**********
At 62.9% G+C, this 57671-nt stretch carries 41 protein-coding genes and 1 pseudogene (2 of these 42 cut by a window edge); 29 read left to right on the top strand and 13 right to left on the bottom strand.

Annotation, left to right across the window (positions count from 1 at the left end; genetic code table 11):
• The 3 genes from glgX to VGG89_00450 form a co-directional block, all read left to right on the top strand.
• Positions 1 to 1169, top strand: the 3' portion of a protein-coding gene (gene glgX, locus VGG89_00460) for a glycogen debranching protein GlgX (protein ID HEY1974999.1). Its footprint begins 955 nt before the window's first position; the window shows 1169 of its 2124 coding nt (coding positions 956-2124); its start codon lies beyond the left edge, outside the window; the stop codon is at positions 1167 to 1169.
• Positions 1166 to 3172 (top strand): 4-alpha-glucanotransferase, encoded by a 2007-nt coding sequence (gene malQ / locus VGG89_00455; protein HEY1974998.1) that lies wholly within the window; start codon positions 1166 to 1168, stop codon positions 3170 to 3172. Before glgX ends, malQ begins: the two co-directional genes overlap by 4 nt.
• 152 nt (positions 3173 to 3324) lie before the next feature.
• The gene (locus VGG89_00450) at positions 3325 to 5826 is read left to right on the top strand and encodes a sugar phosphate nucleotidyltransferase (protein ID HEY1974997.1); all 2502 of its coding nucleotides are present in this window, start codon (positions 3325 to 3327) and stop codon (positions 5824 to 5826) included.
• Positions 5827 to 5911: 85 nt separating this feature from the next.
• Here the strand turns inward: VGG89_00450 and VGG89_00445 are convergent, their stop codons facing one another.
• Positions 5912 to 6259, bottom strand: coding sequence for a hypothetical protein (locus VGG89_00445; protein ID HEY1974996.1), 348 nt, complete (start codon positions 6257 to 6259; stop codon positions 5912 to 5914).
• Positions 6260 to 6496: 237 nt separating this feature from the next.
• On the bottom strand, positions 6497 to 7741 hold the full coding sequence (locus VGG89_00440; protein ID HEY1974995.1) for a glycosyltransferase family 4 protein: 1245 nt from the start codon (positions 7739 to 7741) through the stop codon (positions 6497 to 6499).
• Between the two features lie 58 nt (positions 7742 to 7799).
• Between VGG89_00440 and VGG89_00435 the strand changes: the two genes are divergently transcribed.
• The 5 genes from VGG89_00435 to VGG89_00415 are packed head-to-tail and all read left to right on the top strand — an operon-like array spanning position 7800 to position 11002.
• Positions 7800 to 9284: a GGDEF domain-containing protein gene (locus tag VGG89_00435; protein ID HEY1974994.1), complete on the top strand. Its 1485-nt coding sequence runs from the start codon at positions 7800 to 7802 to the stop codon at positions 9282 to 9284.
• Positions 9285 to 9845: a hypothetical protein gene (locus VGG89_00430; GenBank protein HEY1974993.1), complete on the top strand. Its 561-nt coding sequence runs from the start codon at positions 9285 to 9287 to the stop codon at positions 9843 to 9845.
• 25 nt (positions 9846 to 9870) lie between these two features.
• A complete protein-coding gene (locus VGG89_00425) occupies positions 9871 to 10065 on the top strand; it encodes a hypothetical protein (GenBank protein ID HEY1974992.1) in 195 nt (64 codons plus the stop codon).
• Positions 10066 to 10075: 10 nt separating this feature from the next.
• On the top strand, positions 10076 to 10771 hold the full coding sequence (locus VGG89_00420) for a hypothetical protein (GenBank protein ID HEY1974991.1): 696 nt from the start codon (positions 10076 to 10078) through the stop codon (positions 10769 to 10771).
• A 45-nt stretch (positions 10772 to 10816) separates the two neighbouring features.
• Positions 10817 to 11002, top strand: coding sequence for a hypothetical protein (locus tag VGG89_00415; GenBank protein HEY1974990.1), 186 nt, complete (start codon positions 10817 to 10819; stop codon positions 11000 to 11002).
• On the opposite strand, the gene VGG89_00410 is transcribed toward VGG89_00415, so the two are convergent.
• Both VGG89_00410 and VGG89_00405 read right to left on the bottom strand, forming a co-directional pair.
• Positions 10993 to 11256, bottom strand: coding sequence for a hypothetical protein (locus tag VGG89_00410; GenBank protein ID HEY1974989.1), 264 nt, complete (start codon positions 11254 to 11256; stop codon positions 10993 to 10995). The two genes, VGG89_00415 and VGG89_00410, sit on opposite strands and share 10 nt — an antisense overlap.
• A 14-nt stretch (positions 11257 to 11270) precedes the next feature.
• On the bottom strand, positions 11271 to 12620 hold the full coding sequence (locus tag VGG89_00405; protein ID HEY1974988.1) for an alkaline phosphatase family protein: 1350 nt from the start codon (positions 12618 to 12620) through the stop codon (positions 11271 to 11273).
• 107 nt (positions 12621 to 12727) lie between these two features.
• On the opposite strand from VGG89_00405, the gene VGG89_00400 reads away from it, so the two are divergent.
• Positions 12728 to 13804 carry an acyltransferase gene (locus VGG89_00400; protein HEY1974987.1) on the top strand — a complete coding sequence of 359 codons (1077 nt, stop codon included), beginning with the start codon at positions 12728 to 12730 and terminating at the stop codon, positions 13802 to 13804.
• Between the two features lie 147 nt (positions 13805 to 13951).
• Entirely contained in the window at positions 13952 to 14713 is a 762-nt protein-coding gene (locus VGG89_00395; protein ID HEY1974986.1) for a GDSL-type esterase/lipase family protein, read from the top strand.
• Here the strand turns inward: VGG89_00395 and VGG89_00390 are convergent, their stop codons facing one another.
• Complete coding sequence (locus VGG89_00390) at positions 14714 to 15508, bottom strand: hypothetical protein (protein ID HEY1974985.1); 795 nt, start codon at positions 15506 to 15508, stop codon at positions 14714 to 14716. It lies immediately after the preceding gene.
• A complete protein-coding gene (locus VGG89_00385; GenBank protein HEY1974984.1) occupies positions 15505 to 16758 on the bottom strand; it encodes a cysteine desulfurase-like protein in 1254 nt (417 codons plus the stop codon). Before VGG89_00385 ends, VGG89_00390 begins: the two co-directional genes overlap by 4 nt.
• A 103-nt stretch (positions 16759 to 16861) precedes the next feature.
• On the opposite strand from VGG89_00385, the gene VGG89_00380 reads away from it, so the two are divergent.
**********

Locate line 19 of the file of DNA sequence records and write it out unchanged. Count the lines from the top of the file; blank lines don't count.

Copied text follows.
• A complete protein-coding gene (locus VGG89_00425) occupies positions 9871 to 10065 on the top strand; it encodes a hypothetical protein (GenBank protein ID HEY1974992.1) in 195 nt (64 codons plus the stop codon).